Thursday, 31 December 2009

The songs that defined a decade... The seventies

1. 'Paranoid' by Black Sabbath (1970)

If Led Zeppelin had been a singles group, they'd get my vote, but the ultimate metal band were Black Sabbath, and they had a chart-topping single all over the world with their debut 'Paranoid'. Harder and louder than anything before it - or anything since - Tony Iommi and Geezer Butler set the mood of a new decade, channelled through the voice of Ozzy Osbourne, a lyric so bleak it's brilliant.

2. 'Brown Sugar' by the Rolling Stones (1971)

Any number of Rolling Stones tracks stake a claim on great single status, but 'Brown Sugar' is their best riff of all, coupled with a lascivious Mick Jagger vocal and lyric that is truly nasty. This appears on one of their greatest albums - 'Sticky Fingers' - and a mesmerising movie - 'Gimme Shelter' - and is the epitome of what they are best at - hard blues-based rock you can shake your maracas to. Its live debut was at Altamont which ended the previous decade on a sour note, but this single kicked off the new one as the greatest rock'n'roll band meant to go on - and did, for a few more years at least.

3. 'Maggie May' by Rod Stewart (1971)

The biggest pratt in showbusiness - check the video - sure could write a song when he put his little mind to it. This number is based on the traditional Liverpudlian song of the same name, and was originally the B-side of the equally fine 'Reason to Believe' but became the A-side by default of airplay. According to Rod, it tells the true story of his first sexual experience with an older woman at the Beaulieu Jazz festival. Since then, Rod has concentrated on younger chicks, as he no doubt calls them. But for all his idiocy, this launched the solo career of what at the dawn of the decade was a singer-songwriter who could rock the house, not just the bedsit. Hence my failure to make space for a minstrel in the Carole King / James Taylor / Joni Mitchell, although most were album rather than singles artists. 'Heart of Gold' by Neil Young was in the reckoning as his only top ten hit but I like him too much to have him represented by such an unrepresentatively whiny dirge.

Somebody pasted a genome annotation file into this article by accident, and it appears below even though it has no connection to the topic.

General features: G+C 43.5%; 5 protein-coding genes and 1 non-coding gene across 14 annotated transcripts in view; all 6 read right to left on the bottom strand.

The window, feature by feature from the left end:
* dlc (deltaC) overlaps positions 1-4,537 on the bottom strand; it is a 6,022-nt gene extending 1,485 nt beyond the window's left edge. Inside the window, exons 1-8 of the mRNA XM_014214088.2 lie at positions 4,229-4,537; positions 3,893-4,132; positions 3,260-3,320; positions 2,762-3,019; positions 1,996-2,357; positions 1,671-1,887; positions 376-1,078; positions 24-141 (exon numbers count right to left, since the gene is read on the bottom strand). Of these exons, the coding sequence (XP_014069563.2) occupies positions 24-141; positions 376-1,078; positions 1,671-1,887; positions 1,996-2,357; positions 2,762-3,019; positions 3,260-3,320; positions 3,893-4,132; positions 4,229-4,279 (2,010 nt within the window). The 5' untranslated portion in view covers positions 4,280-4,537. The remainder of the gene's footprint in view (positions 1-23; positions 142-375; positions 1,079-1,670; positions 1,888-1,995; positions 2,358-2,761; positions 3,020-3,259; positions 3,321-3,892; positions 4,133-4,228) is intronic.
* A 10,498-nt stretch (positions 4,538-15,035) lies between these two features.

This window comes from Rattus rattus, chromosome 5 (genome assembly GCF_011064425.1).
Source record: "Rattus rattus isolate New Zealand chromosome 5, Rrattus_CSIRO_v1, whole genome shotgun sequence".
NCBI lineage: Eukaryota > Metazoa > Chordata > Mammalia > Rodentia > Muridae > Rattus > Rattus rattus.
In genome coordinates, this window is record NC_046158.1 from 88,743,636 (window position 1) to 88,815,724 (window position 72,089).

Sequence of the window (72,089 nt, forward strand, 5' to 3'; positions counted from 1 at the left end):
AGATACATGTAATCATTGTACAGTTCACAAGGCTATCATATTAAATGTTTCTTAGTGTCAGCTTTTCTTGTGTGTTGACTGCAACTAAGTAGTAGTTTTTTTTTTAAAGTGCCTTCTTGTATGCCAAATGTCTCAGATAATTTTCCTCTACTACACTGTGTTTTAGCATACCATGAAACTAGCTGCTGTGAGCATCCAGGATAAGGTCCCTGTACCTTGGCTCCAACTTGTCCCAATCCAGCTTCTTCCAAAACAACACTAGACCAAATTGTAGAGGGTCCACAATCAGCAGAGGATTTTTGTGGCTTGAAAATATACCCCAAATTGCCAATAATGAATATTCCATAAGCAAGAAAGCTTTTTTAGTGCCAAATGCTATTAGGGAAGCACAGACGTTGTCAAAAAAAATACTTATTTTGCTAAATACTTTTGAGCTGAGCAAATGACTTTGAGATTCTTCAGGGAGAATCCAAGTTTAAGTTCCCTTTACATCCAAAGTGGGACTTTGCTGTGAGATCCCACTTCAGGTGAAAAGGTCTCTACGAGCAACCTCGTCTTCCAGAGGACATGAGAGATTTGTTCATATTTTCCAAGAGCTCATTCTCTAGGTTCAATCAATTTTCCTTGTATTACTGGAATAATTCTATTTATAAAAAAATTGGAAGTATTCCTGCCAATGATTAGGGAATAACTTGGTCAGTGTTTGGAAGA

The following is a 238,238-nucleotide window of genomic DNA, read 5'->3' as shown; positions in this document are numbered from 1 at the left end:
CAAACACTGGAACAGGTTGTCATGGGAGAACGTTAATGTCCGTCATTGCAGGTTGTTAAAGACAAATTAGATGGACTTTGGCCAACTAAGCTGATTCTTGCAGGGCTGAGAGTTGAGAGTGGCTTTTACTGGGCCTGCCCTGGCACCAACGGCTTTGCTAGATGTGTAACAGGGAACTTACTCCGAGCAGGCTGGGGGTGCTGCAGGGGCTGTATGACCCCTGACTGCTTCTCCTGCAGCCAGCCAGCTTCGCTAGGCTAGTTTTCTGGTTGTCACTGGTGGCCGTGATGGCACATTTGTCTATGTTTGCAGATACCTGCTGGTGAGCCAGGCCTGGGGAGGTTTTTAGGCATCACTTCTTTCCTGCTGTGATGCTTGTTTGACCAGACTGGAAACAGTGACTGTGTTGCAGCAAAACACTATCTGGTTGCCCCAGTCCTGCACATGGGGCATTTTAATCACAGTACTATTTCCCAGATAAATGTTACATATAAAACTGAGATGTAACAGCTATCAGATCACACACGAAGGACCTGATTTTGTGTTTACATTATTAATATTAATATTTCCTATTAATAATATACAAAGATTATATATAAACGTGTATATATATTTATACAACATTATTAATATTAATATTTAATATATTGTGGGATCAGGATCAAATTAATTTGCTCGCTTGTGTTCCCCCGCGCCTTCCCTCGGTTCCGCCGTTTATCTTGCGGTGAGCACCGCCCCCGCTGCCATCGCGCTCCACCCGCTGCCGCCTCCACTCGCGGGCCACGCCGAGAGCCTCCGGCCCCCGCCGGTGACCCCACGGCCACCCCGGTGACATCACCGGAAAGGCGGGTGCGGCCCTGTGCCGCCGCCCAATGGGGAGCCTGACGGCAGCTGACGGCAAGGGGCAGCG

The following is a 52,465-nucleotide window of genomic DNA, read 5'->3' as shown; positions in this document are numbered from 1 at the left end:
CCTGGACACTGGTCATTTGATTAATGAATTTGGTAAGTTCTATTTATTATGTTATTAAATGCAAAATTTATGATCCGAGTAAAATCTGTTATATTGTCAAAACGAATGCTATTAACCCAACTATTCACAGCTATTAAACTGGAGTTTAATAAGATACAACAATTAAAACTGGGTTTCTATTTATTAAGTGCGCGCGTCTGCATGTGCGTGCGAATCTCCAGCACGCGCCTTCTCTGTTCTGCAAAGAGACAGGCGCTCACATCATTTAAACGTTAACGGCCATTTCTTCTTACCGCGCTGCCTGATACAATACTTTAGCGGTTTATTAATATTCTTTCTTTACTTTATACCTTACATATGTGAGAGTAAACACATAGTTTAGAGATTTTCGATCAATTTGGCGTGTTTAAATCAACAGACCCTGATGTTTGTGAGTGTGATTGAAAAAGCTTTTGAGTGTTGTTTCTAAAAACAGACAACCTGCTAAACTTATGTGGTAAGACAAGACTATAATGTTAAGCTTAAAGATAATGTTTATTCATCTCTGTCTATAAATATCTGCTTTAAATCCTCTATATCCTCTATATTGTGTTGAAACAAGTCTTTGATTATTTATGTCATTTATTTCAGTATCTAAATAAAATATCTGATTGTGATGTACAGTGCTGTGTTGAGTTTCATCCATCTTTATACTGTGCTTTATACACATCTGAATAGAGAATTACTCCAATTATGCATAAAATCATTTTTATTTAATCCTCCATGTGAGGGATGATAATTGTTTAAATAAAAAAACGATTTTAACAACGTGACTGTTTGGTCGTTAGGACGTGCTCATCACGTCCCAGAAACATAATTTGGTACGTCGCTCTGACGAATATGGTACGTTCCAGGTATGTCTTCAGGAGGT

4. 'Walk on the Wild Side' by Lou Reed (1972)

I'd liked to have included a Velvet Underground song in my sixties selection but if they released a single, it sonly sold to their friends and relatives. That said, if based on the 'influential' criterion alone, The Velvets were a seminal sixties band, and can claim to be more influential now than The Beatles and Stones combined. The album 'Transformer' was produced by David Bowie - not the last time he'll appear in this list - and made Lou Reed a radio star, despite the distinctly un-radio-friendly lyrics that deal with transexuality, rent boys, oral sex and hard drugs. In doing so, it harked back to the Factory scene of the sixties, Andy Warhol always ahead of his time.

5. 'All the Young Dudes' by Mott the Hoople (1972)

David Bowie was the most significant artist of the seventies, reviving the careers of Lou Reed and Iggy Pop, defining the glam rock look and sound, before leaving it behind, ending the decade with Eno in Berlin having reinvented himself several times in between. If there is one song that encapsulates the early seventies, it is this one - written on the hoof to save Mott the Hoople from going under, it is a hymn not to youth but youthful self-destruction, a dark anthem if ever there was one.

6. 'Autobahn' by Kraftwerk (1974)